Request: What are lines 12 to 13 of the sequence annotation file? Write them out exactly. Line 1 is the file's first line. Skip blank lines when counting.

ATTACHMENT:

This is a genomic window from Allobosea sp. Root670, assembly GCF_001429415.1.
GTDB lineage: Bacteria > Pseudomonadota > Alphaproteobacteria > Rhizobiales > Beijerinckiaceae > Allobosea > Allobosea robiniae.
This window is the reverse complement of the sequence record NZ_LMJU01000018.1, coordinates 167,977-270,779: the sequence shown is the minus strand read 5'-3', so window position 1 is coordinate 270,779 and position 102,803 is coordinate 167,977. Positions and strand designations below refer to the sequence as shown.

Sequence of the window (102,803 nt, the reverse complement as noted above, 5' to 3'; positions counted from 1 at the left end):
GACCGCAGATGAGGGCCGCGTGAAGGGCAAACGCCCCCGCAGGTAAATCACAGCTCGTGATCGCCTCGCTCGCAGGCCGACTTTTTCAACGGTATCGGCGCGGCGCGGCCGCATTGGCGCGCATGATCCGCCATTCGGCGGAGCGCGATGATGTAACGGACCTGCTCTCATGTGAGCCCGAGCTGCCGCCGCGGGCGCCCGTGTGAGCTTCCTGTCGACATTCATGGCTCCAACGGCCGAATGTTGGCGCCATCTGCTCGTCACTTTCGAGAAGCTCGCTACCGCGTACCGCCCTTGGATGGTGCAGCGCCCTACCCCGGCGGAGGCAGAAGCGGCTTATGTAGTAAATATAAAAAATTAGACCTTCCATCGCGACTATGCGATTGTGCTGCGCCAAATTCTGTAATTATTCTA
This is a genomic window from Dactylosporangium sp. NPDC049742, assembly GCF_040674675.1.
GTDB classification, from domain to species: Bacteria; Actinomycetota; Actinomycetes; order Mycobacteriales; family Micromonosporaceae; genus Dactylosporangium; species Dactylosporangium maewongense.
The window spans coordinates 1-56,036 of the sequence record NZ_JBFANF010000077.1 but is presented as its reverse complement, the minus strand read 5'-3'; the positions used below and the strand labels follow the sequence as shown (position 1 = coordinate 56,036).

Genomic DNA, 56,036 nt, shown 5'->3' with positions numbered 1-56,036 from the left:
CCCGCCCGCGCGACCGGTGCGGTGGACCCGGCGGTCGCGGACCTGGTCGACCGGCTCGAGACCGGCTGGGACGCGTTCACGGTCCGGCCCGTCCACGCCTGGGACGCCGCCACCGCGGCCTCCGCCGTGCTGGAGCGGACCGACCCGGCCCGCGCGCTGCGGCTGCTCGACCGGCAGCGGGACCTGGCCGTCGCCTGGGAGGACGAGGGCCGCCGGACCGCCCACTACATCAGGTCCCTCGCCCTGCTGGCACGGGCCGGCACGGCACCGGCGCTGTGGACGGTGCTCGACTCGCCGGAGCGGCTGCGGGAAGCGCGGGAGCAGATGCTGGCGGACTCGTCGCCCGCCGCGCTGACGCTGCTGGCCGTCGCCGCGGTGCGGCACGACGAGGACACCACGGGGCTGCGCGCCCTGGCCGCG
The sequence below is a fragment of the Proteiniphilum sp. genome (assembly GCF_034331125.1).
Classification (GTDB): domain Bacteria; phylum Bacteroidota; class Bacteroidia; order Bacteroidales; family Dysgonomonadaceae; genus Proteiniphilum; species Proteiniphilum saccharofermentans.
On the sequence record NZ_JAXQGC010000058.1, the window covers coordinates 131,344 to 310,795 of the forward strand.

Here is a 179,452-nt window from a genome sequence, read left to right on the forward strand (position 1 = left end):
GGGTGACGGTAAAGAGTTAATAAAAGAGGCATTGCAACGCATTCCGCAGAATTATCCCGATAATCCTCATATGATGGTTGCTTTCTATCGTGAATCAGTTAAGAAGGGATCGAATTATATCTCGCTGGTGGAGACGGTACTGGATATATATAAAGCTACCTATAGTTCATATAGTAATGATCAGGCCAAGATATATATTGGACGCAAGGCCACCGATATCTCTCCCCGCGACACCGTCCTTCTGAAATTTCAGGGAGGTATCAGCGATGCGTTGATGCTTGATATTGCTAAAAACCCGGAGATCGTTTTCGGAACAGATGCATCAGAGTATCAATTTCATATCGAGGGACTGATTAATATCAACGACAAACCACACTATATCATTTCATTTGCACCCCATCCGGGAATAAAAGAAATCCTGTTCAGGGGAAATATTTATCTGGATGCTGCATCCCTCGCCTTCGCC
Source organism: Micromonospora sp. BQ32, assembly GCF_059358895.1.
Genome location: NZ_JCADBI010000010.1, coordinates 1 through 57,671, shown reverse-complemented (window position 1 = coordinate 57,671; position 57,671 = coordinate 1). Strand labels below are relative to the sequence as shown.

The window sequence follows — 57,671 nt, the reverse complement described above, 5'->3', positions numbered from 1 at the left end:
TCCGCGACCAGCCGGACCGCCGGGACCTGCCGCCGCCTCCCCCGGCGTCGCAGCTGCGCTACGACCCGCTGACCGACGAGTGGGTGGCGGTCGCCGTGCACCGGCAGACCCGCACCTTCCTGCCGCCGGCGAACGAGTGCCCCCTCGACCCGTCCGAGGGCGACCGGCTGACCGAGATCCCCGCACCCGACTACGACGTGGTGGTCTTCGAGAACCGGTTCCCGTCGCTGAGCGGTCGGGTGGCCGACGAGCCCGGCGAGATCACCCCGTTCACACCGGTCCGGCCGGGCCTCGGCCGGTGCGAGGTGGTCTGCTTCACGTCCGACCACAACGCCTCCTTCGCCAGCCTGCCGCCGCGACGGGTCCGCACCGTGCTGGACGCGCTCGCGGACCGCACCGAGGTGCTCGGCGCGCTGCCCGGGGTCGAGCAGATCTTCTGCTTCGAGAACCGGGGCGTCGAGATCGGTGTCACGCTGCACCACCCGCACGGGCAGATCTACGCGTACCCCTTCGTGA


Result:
Classification (GTDB): domain Bacteria; phylum Bacteroidota; class Bacteroidia; order Bacteroidales; family Dysgonomonadaceae; genus Proteiniphilum; species Proteiniphilum saccharofermentans.
On the sequence record NZ_JAXQGC010000058.1, the window covers coordinates 131,344 to 310,795 of the forward strand.